England lead by 128 runs at the end of rain-affected day at Headingley.
Every England batsmen contributed but not one reached a half-century as Joe Root’s side ratcheted up the pressure on Pakistan in the second Test to lead by 128 at the end of a rain-affected second day at Headingley on Saturday.
By the late close, England had reached 302 for seven with Jos Buttler (34) and Sam Curran (16) still at the crease.
After the morning session was lost to the weather, England mixed watchful defence with occasional attack to increase their stranglehold on the game and further their chances of levelling the two-Test series.
Their batsmen were heavily criticised for lack of application during their nine-wicket first-Test defeat but looked much more impressive in Leeds, building a strong platform from which their bowlers can attack on Sunday.
The only thing lacking from England’s point of view was an individual score of note as Root (45), Dominic Bess (49), Dawid Malan (28), Jonny Bairstow (21) and then Buttler all kept the scoreboard ticking over without anyone threatening three figures.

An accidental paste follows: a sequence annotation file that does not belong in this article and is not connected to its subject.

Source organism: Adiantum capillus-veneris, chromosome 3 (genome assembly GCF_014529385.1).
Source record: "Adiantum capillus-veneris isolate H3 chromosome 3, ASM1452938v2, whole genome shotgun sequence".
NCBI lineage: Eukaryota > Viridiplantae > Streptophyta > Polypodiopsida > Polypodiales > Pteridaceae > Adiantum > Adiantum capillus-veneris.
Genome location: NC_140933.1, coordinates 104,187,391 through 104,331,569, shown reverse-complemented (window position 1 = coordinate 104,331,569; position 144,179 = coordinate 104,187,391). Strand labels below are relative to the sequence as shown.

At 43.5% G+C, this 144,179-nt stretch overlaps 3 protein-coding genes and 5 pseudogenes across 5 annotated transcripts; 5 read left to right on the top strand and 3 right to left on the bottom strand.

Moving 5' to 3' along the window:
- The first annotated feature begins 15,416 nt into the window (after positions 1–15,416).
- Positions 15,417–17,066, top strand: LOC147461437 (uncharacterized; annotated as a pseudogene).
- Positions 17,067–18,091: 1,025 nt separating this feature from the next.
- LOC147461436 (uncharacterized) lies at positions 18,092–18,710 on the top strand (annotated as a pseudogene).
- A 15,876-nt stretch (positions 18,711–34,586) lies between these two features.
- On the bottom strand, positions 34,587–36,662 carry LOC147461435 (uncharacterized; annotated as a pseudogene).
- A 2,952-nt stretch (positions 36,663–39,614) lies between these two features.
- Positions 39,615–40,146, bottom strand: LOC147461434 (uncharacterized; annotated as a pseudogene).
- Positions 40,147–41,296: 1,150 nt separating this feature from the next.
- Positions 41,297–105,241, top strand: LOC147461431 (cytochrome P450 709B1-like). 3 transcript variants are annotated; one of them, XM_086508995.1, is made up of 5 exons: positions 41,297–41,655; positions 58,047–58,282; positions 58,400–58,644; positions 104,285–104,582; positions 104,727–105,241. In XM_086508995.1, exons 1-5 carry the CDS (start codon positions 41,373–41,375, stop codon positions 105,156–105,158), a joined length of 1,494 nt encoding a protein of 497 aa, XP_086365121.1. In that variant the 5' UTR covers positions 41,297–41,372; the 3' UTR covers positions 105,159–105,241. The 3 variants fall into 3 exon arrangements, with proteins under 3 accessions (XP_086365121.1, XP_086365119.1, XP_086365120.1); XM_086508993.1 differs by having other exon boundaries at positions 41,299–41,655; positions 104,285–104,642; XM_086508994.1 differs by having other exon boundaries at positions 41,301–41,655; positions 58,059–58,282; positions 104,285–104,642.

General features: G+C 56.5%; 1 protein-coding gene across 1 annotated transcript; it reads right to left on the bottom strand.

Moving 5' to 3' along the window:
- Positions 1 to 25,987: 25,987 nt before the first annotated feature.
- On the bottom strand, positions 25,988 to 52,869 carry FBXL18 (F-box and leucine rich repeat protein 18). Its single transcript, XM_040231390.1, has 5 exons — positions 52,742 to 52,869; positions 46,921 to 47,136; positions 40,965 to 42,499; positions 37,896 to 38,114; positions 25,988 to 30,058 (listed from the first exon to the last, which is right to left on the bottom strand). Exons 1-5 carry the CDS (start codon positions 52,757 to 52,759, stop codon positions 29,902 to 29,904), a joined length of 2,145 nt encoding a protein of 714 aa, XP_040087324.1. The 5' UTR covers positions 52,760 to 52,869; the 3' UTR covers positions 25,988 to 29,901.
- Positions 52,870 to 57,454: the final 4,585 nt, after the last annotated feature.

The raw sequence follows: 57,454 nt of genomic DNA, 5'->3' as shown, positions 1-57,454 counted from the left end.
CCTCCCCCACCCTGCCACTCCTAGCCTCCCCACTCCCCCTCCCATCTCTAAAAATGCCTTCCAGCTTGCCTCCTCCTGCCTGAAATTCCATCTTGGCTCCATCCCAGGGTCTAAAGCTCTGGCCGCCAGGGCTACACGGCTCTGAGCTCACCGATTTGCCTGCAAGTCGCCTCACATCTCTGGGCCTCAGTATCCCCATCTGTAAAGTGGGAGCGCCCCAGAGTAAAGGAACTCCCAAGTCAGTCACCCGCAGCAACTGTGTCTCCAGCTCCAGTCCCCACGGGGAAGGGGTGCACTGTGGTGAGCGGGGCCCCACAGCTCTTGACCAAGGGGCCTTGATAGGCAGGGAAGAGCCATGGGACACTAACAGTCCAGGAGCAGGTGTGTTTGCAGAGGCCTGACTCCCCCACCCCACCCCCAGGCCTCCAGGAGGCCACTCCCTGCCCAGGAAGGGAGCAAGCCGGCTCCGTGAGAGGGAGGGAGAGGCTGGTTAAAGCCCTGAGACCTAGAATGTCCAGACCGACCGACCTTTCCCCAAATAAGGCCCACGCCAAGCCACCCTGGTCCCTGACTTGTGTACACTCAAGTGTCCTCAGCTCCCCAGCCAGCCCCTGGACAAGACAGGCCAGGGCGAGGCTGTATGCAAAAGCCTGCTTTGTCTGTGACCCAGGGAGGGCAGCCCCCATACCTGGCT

Resuming on 106 for two when the rain relented, England showed their aggressive intentions by taking 21 in the first three overs, a flow of runs helped by some sloppy fielding from the visitors.
Root was first to go, edging a ball aimed across him by Mohammad Amir after adding 16 to his overnight score.
Malan also played himself in before departing to Amir’s first ball after tea while, at the other end, 20-year-old nightwatchman Bess fell one run short of his second successive Test half-century when he edged to slip.
With plenty of cloud overhead and the floodlights on, conditions were never easy and even the dashing Bairstow and Buttler failed to dominate.
The Yorkshire keeper looked at ease in his home surroundings and struck successive boundaries in the 80th over before thin-edging his next ball to the keeper.
That left Buttler, back in the side after being recalled for the previous Test, to again prove there is more to his game than one-day belligerence.
Just as at Lord’s in the first Test, where he led the resistance with a fine 67, Buttler looked perfectly at ease in the longer form of the game, taking full advantage of the occasional good fortune that came his way.
Pakistan will rue dropping him when still in single figures — Hasan Ali spilled a sharp chance at midwicket — and, try as they might, the tourists failed to coax him into another indiscretion.
When Chris Woakes (17) was out, Buttler was joined by Curran, who had a memorable final day as a teenager by becoming the ninth successive batsman to reach double figures.